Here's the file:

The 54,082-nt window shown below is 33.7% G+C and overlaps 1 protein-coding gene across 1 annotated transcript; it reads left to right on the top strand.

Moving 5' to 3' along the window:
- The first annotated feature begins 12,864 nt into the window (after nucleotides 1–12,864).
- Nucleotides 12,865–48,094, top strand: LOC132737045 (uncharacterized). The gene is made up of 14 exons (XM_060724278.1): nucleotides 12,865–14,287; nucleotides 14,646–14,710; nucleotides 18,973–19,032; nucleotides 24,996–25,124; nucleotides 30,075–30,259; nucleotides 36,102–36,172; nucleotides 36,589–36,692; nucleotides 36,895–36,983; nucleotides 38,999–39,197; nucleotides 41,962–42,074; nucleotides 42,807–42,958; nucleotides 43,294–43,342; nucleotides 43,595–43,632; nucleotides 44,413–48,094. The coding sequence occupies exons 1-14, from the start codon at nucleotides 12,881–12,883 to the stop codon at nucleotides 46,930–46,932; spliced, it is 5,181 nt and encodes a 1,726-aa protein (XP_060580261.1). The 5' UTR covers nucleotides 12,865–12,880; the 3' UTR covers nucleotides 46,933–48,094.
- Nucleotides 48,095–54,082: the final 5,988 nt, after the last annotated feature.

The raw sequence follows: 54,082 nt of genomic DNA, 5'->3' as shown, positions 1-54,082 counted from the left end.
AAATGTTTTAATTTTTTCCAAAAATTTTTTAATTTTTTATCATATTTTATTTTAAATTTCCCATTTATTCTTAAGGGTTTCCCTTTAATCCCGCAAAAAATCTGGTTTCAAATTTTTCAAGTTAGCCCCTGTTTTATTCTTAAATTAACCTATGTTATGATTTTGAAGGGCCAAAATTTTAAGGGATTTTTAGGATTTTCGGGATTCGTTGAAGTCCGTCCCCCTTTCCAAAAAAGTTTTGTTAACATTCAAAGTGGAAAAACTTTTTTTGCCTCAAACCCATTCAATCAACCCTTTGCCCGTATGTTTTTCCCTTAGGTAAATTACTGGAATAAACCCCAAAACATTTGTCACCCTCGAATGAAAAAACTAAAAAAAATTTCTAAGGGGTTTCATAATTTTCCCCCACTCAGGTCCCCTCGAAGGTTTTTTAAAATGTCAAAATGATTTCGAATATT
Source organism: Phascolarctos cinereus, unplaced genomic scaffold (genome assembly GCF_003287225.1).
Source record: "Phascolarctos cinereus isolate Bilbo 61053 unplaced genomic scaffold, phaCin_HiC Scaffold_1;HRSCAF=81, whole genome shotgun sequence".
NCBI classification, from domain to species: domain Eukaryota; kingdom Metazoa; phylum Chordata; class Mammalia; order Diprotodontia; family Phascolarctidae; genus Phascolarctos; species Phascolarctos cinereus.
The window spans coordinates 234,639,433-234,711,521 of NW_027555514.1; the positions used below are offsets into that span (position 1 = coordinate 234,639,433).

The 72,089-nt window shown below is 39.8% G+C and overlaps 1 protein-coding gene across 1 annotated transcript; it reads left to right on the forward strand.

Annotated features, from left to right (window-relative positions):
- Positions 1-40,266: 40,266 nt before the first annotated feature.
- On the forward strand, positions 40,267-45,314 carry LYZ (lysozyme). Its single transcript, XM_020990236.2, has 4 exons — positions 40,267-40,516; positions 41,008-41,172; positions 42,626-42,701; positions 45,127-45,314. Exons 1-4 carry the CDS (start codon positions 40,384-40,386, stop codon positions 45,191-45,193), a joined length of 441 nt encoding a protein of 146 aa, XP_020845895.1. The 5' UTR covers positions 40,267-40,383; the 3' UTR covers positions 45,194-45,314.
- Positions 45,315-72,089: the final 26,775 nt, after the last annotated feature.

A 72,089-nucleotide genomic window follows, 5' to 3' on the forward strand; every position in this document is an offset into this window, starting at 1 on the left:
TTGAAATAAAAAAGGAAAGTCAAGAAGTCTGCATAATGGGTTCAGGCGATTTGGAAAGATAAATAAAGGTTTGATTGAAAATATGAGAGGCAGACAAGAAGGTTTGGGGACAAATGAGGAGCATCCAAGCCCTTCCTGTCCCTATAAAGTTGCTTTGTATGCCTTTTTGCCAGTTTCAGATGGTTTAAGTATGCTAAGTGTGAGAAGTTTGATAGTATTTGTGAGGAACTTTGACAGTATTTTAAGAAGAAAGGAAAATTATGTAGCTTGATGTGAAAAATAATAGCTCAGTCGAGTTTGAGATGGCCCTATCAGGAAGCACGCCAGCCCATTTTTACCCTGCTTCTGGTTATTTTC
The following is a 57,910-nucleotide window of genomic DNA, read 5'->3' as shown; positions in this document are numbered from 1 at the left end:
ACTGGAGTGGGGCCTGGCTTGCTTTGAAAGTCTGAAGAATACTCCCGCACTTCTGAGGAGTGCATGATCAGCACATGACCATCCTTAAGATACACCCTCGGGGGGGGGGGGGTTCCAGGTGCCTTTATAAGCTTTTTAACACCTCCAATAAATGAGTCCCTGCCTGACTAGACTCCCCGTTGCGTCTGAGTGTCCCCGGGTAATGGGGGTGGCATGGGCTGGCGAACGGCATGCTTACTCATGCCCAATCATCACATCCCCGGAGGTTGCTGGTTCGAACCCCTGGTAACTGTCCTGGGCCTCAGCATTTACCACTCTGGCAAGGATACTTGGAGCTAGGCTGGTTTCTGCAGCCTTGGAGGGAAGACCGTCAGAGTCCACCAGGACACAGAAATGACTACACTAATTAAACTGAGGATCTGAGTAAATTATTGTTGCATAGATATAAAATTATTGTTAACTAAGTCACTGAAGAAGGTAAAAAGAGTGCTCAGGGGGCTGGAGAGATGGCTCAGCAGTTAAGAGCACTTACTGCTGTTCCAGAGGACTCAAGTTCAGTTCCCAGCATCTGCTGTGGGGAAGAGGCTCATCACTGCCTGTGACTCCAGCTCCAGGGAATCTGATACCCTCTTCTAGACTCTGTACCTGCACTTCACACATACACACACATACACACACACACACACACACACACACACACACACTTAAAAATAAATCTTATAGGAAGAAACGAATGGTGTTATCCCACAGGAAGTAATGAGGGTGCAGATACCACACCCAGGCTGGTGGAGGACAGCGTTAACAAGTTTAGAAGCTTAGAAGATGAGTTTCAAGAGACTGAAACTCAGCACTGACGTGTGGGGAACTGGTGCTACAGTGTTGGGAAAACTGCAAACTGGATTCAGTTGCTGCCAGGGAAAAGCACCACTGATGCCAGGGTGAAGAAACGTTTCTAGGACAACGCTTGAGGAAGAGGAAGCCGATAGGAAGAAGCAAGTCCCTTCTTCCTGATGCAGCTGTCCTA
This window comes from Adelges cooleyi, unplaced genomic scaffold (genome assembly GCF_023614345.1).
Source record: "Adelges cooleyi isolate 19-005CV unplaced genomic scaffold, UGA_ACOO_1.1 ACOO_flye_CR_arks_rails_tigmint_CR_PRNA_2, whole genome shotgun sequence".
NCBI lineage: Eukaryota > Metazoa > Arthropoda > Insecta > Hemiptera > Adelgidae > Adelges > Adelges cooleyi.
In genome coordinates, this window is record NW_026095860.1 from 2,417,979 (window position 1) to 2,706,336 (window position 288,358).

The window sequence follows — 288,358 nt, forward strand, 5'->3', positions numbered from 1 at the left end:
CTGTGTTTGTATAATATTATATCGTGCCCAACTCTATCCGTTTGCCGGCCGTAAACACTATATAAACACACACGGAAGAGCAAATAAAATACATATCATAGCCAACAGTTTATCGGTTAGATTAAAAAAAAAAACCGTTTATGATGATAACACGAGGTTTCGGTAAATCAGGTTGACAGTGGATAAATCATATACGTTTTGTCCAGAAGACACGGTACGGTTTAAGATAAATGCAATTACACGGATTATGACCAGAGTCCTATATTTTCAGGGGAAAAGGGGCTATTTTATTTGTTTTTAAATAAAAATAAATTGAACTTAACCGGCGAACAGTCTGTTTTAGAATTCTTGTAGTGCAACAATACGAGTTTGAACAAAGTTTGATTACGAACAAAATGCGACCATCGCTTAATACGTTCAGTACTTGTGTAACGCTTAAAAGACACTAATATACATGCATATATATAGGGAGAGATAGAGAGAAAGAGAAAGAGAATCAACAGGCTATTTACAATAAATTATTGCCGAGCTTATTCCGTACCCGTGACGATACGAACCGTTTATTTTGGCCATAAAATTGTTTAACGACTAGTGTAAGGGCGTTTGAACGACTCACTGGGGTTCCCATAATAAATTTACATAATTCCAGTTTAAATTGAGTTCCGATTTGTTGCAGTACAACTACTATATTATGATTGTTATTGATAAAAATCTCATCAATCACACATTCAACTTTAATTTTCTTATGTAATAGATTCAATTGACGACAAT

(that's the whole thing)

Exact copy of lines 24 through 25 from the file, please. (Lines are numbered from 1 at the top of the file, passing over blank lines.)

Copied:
In genome coordinates, this window is record NW_026095860.1 from 2,417,979 (window position 1) to 2,706,336 (window position 288,358).

The window sequence follows — 288,358 nt, forward strand, 5'->3', positions numbered from 1 at the left end: